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Three Uses of the Law

The Law and the Christian


Here is an excerpt on law taken from the Geneva Study Bible which was edited by R. C. Sproul. The proper role of law within the life of the individual and the culture is a vital issue. It is one of the issues you will run into when discussing the particulars of a biblical worldview and its application to culture. While we are saved by grace alone, there is still a role the law should play in the life of the Christian, at least according to the Reformed worldview. 

Our culture has rejected God’s law. However, the fact is that the much of church previously rejected God’s law when it adopted dispensational theology. This theology was introduced into to the church in the 1860s and spread quickly with the wide use of the Scofield Study Bible which contained the theology. 

The correct use of the law by Christian leaders is a major issue that impacts our relation to the cultures that surround us. It is an issue you will encounter when discussing and teaching worldview concepts – so hopefully this article will prepare you to address issues related to the question of the law’s correct use today. Knowledge of this issue helps us to understand why the ethical behavior of many Christians differs little from nonbelievers. This theological perspective also influences other areas of life dealing with the application of a biblical worldview within the culture. This is a clear example of how individual theologies can develop their own unique worldviews with ideas that have serious consequences.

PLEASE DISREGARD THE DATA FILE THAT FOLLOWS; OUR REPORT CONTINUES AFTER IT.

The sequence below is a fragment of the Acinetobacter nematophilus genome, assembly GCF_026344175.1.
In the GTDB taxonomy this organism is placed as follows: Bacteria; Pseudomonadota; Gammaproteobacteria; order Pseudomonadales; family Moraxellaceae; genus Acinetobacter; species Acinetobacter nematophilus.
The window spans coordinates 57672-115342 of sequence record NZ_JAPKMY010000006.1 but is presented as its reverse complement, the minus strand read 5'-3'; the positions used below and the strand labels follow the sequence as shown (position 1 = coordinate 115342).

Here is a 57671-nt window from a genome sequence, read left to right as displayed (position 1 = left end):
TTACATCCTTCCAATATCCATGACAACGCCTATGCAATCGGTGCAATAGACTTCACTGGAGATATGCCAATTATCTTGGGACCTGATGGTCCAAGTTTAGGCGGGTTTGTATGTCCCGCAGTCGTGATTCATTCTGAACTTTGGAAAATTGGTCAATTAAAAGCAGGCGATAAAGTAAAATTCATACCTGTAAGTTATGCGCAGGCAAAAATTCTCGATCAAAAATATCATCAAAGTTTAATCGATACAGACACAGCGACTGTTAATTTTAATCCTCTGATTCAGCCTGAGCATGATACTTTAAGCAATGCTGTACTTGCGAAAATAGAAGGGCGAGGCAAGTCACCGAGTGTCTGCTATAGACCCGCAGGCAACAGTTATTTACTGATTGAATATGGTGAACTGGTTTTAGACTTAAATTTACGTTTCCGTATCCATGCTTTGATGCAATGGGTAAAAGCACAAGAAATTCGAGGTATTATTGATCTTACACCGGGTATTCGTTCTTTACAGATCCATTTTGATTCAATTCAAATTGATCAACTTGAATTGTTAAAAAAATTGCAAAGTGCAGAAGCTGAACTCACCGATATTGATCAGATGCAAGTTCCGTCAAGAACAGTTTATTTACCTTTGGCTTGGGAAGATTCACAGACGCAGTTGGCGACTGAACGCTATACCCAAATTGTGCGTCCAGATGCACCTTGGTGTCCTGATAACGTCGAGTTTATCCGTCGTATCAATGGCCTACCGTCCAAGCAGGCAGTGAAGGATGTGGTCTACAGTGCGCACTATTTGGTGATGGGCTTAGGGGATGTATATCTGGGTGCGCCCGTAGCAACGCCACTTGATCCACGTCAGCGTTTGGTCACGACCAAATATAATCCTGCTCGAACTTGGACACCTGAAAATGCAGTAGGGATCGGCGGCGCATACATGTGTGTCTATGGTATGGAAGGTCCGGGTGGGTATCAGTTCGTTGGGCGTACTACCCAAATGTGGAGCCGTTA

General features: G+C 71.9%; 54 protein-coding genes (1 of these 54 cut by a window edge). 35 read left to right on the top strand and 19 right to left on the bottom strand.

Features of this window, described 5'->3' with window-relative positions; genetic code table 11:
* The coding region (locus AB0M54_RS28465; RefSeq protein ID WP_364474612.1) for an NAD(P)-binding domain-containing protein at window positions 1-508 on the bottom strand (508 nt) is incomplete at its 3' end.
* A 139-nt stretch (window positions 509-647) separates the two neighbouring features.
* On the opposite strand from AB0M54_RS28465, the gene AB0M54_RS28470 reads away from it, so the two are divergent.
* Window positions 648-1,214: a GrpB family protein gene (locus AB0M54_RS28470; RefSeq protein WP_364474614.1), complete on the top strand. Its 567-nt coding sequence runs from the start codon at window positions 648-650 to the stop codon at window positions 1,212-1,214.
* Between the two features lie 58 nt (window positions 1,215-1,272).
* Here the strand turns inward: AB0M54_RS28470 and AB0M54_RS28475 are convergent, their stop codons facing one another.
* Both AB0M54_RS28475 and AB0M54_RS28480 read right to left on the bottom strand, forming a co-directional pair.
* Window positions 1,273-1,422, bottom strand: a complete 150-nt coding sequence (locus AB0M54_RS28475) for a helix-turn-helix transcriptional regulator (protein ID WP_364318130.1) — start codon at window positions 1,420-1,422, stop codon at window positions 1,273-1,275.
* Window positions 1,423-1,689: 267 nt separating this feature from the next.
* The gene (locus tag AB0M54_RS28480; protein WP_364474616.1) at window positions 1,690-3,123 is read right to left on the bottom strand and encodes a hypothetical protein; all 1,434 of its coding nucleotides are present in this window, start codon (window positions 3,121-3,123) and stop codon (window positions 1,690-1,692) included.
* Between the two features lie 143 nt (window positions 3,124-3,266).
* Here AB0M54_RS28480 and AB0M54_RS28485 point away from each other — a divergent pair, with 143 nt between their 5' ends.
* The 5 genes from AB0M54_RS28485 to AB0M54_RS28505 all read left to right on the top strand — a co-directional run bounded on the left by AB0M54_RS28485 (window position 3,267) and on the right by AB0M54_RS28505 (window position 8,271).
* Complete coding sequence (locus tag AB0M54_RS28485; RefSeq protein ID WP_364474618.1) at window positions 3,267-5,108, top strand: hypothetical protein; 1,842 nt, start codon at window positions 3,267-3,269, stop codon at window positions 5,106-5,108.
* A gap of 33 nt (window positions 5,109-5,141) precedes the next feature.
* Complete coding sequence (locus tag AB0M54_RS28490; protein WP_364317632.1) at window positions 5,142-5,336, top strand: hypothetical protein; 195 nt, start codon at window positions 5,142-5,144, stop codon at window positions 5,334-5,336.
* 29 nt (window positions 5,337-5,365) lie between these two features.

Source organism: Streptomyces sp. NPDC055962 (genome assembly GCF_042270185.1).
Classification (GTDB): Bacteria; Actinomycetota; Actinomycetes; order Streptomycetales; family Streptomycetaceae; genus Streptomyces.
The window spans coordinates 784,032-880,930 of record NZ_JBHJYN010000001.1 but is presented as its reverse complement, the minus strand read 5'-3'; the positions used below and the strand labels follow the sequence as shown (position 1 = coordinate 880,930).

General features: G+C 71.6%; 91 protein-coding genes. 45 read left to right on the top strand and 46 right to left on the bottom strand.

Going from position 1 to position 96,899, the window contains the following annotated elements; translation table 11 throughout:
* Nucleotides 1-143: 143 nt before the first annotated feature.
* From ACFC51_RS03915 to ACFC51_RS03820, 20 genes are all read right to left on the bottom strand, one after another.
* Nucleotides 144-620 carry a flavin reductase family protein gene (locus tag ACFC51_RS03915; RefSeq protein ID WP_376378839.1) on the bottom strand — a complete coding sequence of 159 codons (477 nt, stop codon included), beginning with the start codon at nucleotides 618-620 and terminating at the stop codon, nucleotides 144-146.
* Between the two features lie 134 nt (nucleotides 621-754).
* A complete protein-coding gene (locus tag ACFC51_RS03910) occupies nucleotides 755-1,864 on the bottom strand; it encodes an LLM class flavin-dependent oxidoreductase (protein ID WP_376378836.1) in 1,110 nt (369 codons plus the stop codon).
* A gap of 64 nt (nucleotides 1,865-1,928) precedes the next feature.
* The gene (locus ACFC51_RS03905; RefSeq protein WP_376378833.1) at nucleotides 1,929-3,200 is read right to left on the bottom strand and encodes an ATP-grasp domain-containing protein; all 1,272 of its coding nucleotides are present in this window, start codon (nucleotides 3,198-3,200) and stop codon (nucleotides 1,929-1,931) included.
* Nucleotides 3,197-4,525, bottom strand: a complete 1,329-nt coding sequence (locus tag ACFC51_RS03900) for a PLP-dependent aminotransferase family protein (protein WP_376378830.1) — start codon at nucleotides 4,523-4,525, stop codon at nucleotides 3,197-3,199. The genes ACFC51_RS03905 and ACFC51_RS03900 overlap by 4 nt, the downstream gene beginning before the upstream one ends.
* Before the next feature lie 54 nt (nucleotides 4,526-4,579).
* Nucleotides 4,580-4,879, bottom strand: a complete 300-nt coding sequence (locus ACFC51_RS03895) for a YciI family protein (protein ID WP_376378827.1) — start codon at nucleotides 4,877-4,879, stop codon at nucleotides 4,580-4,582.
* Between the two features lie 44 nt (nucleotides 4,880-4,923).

The Three Uses of the Law

Scripture shows that God intends His law to function in three ways, which Calvin crystallized in classic form for the church’s benefit as the law’s threefold use.

Its first function is to be a mirror reflecting to us both the perfect righteousness of God and our own sinfulness and shortcomings. As Augustine wrote, “the law bids us, as we try to fulfill its requirements, and become wearied in our weakness under it, to know how to ask the help of grace.” The law is meant to give knowledge of sin (Romans 3: 20; 4: 15; 5: 13; 7: 7-11), and by showing us our need of pardon and our danger of damnation to lead us in repentance and faith to Christ (Galatians 3: 19-24).

A second function the “civil use,” is to restrain evil. Though the law cannot change the heart, it can to some extent inhibit lawlessness by its threats of judgment, especially when backed by a civil code that administers punishment for proven offenses (Deut. 13: 6-11; 19: 16-21; Romans 13: 3, 4). Thus it secures civil order, and serves to protect the righteous from the unjust.

Its third function is to guide the regenerate into the good works that God has planned for them (Eph. 2: 10). The law tells God’s children what will please their heavenly Father. It could be called their family code. Christ was speaking of this third use of the law when He said that those who become his disciples must be taught to do all that He had commanded (Matt. 28: 20), and that obedience to His commands will prove the reality of one’s love for Him (John 14: 15). The Christian is free from the law as a system of salvation (Rom. 6: 14; 7: 4, 6; 1Cor. 9: 20; Gal. 2: 15-19; 3: 25) but is “under law toward Christ” as a rule of life (1Cor. 9: 21; Gal. 6: 2).   (New Geneva Study Bible, p. 258).